Mistaken Paternity in Texas

In cases involving mistaken paternity, Texas law now provides provisions regarding the duty to pay child support and termination of the parent-child relationship.

A child support order terminates on the issuance of an order terminating the parent-child relationship between the obligor and the child based on the results of genetic testing that exclude the obligor as the child’s genetic father. However, a final order does not affect an obligor’s obligation for support of a child incurred before that the final order date, or to pay interest that accrues after that date on the basis of child support arrearages existing after that date. Also, a termination suit may be brought by a man who signed an acknowledgement of paternity without first obtaining genetic testing. Additionally, an adjudicated father in a prior proceeding under Title 5 of the Family Code where genetic testing did not occur, may also bring a suit for termination.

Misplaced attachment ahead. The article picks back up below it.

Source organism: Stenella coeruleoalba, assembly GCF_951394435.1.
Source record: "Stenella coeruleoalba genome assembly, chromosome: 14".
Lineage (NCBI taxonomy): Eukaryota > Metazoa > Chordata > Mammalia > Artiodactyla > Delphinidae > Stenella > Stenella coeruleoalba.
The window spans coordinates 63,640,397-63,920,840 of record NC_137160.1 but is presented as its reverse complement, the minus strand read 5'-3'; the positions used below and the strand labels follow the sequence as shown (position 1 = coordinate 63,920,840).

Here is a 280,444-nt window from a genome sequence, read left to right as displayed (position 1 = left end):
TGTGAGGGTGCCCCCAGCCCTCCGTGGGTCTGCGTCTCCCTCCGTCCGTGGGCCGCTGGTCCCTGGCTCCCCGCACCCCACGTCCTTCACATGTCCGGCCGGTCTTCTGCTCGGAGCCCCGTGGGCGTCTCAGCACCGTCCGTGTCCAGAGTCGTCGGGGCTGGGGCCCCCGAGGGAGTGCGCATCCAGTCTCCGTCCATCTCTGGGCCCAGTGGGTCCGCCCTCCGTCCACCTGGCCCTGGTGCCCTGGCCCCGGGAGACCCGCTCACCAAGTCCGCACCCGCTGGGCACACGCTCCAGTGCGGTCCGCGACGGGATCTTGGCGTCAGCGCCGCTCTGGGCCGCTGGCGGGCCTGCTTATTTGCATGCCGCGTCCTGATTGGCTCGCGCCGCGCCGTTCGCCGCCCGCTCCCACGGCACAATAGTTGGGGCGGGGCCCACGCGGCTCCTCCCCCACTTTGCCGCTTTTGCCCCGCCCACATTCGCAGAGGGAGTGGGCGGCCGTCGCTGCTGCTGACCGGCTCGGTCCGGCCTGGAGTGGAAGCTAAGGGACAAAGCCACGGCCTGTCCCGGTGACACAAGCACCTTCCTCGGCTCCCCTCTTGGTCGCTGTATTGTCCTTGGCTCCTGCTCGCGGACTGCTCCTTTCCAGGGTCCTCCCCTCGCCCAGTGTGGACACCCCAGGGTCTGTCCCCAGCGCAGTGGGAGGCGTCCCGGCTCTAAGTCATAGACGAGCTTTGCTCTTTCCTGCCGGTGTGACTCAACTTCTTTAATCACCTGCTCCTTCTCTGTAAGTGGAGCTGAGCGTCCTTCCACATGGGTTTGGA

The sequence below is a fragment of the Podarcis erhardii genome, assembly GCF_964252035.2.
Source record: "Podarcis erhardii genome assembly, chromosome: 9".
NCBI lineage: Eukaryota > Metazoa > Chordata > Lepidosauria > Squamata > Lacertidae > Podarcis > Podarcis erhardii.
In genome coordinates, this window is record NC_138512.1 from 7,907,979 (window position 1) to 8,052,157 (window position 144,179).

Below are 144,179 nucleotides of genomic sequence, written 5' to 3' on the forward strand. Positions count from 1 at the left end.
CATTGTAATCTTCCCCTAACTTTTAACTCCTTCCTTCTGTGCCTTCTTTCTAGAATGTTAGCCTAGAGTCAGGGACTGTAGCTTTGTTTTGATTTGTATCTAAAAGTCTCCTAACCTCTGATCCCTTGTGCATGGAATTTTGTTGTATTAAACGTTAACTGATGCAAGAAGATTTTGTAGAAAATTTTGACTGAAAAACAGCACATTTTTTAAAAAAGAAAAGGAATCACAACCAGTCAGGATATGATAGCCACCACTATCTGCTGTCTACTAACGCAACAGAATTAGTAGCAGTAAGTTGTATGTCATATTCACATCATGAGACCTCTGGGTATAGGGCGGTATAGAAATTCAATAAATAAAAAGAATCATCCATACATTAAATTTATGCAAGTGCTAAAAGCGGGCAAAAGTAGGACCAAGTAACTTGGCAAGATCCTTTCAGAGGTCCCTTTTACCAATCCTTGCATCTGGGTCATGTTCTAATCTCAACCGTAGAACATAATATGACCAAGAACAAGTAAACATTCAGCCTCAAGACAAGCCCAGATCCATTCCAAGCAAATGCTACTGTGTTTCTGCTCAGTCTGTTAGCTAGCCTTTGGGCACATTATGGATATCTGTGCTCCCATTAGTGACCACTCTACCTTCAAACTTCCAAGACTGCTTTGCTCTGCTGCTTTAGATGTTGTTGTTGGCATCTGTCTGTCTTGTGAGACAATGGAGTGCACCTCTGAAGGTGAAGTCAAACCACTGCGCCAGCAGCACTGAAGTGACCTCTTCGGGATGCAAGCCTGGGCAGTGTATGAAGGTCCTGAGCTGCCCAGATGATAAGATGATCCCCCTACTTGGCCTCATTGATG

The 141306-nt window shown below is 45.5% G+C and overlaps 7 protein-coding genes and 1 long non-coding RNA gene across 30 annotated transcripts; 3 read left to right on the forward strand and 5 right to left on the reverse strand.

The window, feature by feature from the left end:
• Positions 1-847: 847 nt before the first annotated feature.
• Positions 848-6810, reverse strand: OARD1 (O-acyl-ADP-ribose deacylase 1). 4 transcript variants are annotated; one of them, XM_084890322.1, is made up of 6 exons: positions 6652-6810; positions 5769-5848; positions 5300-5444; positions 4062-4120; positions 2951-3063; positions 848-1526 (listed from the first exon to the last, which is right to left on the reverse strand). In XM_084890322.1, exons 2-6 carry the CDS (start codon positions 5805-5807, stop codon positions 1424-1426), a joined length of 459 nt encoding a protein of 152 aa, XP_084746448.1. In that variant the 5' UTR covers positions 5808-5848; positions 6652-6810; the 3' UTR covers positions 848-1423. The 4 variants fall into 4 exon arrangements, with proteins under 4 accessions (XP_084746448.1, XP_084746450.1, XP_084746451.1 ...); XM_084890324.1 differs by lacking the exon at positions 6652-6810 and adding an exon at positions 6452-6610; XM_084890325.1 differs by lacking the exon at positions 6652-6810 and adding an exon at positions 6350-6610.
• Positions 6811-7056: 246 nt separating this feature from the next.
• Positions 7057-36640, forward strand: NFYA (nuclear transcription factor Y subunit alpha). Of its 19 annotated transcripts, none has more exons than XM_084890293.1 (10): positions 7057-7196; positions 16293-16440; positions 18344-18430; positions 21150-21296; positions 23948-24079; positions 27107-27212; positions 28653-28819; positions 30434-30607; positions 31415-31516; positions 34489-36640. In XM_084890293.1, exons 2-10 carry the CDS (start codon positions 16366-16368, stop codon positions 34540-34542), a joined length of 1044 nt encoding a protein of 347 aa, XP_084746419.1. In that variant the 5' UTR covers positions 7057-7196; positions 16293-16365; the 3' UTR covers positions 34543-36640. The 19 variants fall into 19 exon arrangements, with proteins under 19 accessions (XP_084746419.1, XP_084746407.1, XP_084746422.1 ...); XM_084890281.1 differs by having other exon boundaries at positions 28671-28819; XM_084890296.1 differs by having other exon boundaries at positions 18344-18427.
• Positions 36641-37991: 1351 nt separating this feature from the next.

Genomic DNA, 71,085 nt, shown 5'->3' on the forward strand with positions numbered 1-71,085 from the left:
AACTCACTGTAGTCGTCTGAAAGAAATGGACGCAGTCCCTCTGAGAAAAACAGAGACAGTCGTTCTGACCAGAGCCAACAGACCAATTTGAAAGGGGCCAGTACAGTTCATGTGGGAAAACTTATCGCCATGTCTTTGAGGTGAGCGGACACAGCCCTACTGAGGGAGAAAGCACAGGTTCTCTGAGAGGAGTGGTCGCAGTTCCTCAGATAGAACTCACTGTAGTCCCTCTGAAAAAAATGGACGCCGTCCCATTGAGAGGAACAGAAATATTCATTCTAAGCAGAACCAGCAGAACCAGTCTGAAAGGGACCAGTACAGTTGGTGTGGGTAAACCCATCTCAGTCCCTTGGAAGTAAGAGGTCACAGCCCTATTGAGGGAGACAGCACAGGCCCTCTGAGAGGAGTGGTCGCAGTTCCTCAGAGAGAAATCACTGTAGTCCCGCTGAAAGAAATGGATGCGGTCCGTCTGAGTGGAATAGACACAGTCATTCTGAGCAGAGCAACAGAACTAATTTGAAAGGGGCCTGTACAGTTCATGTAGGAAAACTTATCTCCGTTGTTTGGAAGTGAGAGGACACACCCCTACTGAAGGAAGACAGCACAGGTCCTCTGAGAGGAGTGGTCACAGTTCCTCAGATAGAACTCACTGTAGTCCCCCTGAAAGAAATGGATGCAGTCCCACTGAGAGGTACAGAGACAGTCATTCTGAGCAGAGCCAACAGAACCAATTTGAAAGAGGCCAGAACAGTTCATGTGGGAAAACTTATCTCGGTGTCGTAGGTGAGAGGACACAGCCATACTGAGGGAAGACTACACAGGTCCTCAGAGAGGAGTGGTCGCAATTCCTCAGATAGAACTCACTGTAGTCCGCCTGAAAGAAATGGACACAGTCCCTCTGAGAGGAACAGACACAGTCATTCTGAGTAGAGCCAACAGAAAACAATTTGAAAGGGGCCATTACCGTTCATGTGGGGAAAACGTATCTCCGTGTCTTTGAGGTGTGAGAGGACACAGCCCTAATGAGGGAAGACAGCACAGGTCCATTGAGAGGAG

In the termination suit, the father must attest, under oath, that {1) he is not the child’s genetic father; and (2) he signed the acknowledgment of paternity or failed to contest parentage because of the mistaken belief that he was the child’s genetic father based on misrepresentations that led him to that conclusion.

A mistaken father must act quickly, however. Beginning September 1, 2012, generally, a petition must be filed not later than the first anniversary of the date on which the mistaken father becomes aware he is not the child’s genetic father.

There may be other laws that affect a mistaken paternity case. It is imperative that you contact a family law attorney who is familiar with all the laws.